Eye On The Ball
I came down with something on Wednesday afternoon that kept me home from class in the evening and lingered long enough to keep me home from work on Thursday. It wasn’t too serious, though, and I was pretty much back on my feet by Thursday afternoon, which let me go to a birthday celebration for my wife with her parents and siblings. Because my birthday was just this past Monday and my wife’s birthday was actually Wednesday, there is a lot of birthday-ing in my family during the last week of January. There is also a tradition of stretching out gifts. My mother-in-law gave two professional books that I have wanted for quite some time now: The Ball and What Great Principals Do Differently: Eighteen Things That Matter Most, both by Todd Whitaker. (I already have a copy of What Great Teachers Do Differently, a book that I thought I reviewed a year ago but apparently never did. Oops!)
I read The Ball this morning while getting ready for work. It only took me about 20 minutes. It is a short story about a teacher and a former student who meet and discuss the challenges they have experienced in their lives that have managed to knock them off course, to take their eyes off the ball. Through their conversation, they both realise changes that need to be made to reinvigorate themselves and, in the process, reinvigorate those they work with.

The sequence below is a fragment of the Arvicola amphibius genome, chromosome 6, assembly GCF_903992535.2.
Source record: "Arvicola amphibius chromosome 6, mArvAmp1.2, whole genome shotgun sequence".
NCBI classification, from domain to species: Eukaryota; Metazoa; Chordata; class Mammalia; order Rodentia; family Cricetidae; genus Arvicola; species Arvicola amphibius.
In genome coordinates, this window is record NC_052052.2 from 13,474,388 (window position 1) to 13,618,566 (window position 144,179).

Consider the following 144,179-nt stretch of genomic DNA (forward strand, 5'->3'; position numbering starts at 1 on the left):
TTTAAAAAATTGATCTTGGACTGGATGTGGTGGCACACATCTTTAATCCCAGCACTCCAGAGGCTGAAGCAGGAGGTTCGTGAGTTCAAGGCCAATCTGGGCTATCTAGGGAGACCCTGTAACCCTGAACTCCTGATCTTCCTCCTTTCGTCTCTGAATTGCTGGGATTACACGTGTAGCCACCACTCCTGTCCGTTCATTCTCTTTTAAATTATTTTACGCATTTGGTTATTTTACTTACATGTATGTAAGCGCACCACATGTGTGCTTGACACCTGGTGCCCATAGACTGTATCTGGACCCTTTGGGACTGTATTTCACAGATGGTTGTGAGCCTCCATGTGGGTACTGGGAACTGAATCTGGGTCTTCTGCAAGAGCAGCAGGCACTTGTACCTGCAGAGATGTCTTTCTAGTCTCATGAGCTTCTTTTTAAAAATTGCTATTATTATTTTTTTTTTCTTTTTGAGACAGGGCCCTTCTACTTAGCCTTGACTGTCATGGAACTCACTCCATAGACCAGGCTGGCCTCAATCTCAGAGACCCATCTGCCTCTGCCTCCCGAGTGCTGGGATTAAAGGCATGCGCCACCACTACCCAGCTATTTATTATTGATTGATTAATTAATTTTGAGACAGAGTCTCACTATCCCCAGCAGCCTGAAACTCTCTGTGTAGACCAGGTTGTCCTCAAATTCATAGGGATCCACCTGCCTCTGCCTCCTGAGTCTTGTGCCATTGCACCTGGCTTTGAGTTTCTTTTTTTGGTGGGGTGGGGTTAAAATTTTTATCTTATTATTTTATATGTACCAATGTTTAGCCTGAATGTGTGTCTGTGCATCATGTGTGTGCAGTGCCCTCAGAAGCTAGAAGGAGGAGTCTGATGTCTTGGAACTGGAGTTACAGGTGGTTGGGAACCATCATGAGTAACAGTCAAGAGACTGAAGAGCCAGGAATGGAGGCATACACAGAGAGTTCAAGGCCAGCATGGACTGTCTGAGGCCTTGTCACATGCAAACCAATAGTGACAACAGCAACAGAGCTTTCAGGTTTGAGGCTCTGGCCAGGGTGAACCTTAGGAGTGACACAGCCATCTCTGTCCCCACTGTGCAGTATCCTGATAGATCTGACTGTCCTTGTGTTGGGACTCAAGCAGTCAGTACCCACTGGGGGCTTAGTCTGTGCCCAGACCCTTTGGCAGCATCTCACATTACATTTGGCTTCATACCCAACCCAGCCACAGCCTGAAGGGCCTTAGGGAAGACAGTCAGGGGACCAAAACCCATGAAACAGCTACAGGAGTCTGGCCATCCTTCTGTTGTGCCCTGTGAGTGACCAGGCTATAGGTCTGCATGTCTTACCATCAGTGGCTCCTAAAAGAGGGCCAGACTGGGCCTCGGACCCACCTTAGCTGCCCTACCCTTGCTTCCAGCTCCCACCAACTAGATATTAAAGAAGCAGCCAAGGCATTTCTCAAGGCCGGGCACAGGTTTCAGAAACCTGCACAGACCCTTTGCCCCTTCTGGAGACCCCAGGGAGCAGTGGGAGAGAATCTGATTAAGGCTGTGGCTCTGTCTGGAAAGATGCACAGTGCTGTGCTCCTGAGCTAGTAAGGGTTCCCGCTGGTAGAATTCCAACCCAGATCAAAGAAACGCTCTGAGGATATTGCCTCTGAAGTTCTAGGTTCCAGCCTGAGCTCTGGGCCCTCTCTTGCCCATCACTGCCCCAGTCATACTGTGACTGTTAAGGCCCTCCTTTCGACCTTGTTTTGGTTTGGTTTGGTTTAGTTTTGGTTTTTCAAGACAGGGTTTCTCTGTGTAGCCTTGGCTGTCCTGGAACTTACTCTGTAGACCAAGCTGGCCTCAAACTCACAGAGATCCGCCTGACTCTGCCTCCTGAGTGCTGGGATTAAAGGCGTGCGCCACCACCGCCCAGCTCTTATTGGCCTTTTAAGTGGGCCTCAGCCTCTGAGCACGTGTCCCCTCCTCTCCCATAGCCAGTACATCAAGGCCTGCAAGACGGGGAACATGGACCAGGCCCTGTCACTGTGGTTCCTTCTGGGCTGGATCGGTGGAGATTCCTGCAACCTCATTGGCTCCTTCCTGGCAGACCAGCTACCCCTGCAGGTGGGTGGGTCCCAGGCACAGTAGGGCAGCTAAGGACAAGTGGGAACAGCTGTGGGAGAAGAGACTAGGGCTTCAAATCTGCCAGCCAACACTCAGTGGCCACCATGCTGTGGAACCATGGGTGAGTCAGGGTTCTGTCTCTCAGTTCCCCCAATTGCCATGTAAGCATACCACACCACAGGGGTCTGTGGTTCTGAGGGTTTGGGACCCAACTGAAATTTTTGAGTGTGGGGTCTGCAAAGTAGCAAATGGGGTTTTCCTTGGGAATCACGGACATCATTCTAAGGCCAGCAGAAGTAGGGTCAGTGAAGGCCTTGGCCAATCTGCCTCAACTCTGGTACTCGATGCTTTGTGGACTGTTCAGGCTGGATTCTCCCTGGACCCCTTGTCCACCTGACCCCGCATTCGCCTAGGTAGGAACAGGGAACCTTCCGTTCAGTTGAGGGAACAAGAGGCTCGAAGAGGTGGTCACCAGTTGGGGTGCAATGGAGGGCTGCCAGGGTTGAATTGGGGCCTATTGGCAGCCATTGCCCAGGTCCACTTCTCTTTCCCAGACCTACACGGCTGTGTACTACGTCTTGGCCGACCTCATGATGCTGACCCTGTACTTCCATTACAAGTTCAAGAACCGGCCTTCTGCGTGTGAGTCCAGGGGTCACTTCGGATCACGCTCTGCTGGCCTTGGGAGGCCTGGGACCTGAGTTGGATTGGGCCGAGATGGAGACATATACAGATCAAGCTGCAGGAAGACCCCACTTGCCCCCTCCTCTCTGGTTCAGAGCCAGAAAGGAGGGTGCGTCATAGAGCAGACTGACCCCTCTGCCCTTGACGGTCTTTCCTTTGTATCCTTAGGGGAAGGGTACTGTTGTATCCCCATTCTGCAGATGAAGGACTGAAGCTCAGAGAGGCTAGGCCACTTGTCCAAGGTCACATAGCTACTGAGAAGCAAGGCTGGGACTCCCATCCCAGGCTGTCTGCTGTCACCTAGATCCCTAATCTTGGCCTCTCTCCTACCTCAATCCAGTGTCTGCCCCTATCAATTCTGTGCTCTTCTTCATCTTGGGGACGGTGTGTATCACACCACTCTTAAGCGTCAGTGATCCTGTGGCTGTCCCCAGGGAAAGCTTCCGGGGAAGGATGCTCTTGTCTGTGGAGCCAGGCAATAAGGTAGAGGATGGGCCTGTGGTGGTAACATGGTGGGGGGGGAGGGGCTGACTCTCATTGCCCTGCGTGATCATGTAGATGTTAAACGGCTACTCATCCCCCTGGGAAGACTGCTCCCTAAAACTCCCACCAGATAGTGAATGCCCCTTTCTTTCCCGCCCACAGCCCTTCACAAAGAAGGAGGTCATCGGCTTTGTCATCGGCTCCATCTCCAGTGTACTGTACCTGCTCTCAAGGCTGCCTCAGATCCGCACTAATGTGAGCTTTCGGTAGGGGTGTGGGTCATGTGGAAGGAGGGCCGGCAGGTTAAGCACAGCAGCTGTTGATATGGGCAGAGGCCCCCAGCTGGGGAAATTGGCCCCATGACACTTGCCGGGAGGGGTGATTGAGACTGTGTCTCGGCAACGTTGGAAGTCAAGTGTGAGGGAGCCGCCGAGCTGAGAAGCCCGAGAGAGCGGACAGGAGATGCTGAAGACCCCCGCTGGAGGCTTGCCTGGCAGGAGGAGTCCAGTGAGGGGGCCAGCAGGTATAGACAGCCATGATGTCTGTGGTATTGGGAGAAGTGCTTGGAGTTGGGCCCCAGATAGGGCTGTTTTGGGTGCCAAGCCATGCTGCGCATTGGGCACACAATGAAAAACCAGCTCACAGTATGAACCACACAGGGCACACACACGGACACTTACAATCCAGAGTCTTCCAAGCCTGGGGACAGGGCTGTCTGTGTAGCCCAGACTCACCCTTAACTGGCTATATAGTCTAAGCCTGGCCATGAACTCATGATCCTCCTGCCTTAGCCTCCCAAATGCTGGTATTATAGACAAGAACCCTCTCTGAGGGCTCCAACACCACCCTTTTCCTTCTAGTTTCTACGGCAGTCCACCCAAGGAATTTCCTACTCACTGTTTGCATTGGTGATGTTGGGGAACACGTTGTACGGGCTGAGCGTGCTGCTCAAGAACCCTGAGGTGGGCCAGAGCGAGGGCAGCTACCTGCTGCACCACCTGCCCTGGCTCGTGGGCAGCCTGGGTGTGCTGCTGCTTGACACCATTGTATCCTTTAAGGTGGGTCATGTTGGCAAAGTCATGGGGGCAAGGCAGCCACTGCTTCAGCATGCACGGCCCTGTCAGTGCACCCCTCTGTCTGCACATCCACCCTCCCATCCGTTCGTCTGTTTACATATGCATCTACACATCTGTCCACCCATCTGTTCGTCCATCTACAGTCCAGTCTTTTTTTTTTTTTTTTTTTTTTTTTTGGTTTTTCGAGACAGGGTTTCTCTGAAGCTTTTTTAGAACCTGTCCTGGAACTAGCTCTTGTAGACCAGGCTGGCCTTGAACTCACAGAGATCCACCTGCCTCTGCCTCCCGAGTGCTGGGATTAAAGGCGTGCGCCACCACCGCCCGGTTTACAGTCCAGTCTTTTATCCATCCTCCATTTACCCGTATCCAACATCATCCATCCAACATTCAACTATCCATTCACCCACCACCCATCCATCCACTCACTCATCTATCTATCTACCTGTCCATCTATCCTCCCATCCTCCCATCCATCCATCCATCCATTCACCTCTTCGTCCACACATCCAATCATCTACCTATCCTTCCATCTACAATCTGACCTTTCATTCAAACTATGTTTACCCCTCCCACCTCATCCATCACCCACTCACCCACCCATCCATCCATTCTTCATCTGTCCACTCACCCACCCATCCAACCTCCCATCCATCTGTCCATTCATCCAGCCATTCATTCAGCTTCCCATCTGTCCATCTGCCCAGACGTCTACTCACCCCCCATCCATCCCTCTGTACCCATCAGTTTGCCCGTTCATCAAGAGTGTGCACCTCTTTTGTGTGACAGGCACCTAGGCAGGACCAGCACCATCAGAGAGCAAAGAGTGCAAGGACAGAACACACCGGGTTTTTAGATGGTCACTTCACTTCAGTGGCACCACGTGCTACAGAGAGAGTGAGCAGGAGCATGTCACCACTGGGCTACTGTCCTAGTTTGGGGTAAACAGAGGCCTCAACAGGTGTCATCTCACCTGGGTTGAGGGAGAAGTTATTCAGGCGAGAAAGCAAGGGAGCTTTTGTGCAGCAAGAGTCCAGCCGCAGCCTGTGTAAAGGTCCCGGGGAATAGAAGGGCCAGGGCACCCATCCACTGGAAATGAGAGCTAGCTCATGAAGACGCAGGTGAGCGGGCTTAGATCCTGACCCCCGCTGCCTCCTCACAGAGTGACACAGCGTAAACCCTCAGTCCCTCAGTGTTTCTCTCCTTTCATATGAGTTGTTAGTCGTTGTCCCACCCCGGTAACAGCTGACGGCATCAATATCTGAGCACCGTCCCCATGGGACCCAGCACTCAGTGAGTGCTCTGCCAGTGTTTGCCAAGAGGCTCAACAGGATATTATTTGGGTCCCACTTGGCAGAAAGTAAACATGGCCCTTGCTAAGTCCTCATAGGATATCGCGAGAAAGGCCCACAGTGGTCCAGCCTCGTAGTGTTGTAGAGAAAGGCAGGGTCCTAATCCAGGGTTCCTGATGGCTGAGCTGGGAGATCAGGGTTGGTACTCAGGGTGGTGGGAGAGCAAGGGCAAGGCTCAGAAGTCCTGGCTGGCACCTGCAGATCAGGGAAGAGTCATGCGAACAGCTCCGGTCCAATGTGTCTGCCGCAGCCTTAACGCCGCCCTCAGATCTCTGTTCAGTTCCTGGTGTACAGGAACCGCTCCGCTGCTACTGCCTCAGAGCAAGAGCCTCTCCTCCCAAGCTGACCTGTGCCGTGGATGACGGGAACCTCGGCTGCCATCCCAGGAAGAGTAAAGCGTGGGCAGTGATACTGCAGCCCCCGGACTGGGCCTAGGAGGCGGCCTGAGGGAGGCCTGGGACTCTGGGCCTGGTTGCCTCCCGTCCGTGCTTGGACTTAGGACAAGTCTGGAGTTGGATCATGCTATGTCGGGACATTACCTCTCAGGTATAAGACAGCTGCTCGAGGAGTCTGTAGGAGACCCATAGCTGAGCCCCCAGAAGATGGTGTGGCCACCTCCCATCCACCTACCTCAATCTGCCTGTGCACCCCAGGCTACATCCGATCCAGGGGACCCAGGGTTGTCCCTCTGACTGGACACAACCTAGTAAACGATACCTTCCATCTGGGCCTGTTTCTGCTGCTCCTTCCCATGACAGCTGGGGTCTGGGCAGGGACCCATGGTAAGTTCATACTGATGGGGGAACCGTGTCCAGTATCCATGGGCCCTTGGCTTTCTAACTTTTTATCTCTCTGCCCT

This was a very timely read, as it is something that I have been discussing often with my colleagues. It seems like there have been so many new initiatives and laws and regulations and procedures and policies thrown at us from every direction that we have a hard time focusing on what is most important. I thought about some of the things I have done in my classroom over the past three and a half years that have fallen by the wayside because we just don’t seem to have enough time to do it and I realised that I need to make the time. The small things that bring joy into the classroom are the same things that bring engagement. As I wrote earlier this week, I want my students to want to be here. That’s not going to happen if they don’t find school to be a joyful place.
So I made a decision to bring back something that has been missing for several months: Read, Write, Think! This is my time for my students to engage in preferred activities that foster improved metacognition, teamwork, collaboration, and skill development. I announced this morning that we would be bringing it back on Fridays. We did Read, Write, Think! in the afternoon this week, but I will probably move it back to the morning next week because I have a tutor who will be coming to the room on Friday afternoons and I want to honor her time.
It is a small change, but I think it is something that will help us get our eye back on the ball, back on the goal of schooling being somethings students want to do, instead of something they have to do.